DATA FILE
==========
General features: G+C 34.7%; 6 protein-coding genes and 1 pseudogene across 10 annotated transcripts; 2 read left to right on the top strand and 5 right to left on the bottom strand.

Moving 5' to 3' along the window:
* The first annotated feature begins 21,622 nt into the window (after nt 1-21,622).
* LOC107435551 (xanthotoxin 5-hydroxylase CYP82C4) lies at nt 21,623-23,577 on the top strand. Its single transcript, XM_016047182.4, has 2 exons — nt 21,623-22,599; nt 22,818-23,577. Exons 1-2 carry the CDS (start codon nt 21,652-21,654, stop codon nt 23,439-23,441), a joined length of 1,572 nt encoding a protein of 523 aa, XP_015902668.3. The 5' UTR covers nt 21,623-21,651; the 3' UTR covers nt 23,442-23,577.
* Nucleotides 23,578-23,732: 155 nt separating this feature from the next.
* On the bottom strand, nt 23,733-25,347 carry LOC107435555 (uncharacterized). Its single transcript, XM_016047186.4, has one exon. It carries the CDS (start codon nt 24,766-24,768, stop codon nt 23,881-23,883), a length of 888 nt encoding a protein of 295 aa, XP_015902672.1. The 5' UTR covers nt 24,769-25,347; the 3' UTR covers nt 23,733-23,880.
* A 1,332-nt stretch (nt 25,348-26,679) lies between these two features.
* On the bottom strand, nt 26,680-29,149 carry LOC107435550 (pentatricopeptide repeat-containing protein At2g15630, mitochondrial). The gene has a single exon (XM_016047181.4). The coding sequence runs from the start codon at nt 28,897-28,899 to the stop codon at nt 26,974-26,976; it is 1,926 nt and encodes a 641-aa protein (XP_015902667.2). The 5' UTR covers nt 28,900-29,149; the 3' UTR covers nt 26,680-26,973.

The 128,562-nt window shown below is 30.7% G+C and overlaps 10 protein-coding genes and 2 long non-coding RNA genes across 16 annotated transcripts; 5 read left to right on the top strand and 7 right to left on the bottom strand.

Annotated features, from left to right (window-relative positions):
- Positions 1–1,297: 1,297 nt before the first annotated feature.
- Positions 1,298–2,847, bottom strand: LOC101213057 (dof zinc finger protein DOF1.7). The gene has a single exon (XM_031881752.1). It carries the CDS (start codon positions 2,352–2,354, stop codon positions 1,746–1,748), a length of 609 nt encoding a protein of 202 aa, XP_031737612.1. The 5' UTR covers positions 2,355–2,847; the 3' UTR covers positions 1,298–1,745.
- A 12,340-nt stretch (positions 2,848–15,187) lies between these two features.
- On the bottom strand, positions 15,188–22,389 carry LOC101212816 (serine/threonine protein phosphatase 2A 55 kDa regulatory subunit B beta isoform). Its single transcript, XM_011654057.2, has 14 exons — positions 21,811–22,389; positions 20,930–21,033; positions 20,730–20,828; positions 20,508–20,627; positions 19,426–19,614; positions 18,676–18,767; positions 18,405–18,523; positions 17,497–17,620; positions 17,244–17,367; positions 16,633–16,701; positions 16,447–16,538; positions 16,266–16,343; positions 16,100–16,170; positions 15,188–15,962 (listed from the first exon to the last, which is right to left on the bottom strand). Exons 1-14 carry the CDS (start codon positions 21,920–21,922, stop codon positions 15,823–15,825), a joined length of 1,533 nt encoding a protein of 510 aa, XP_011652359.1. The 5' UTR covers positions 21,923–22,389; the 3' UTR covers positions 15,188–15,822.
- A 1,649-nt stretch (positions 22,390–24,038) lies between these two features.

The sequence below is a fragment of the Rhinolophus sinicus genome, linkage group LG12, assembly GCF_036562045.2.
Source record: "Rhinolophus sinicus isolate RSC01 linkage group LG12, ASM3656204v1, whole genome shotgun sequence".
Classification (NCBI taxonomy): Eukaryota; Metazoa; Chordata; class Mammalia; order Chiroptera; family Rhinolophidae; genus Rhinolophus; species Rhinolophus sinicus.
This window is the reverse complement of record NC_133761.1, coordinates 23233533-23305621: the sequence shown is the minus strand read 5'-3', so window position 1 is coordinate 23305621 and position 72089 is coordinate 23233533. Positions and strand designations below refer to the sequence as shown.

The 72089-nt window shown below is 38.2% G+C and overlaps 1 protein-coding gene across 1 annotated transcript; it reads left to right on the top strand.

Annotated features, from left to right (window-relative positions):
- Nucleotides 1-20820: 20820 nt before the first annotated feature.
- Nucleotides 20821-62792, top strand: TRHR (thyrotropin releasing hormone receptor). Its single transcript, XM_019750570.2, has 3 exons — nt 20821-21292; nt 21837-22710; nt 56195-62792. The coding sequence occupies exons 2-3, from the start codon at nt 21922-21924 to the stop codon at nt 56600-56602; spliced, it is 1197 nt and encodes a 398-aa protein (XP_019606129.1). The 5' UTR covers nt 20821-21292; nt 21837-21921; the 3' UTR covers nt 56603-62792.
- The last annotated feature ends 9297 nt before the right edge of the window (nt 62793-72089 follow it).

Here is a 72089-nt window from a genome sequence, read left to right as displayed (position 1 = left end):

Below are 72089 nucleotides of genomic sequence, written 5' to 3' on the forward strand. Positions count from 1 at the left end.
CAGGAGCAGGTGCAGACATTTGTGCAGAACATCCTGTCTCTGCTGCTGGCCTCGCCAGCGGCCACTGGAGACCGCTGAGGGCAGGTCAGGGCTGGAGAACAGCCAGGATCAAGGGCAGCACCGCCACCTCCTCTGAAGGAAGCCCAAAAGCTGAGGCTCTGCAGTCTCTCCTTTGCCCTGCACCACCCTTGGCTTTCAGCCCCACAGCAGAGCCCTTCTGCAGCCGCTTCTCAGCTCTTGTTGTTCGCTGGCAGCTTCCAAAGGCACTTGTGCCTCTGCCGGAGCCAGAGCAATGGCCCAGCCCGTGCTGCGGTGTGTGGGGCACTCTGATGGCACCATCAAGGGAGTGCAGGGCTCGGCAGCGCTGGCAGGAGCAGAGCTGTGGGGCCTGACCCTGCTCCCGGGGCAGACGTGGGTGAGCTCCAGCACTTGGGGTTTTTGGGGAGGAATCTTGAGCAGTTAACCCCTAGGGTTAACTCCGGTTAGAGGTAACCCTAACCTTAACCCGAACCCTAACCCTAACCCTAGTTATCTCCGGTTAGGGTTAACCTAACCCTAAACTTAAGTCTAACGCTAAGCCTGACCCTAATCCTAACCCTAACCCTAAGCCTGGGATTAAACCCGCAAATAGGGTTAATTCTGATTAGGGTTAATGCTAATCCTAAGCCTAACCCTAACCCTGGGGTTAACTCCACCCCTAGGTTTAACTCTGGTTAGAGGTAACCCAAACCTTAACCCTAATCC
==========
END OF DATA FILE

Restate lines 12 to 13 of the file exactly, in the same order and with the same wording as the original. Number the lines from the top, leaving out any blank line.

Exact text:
- Positions 1,298–2,847, bottom strand: LOC101213057 (dof zinc finger protein DOF1.7). The gene has a single exon (XM_031881752.1). It carries the CDS (start codon positions 2,352–2,354, stop codon positions 1,746–1,748), a length of 609 nt encoding a protein of 202 aa, XP_031737612.1. The 5' UTR covers positions 2,355–2,847; the 3' UTR covers positions 1,298–1,745.
- A 12,340-nt stretch (positions 2,848–15,187) lies between these two features.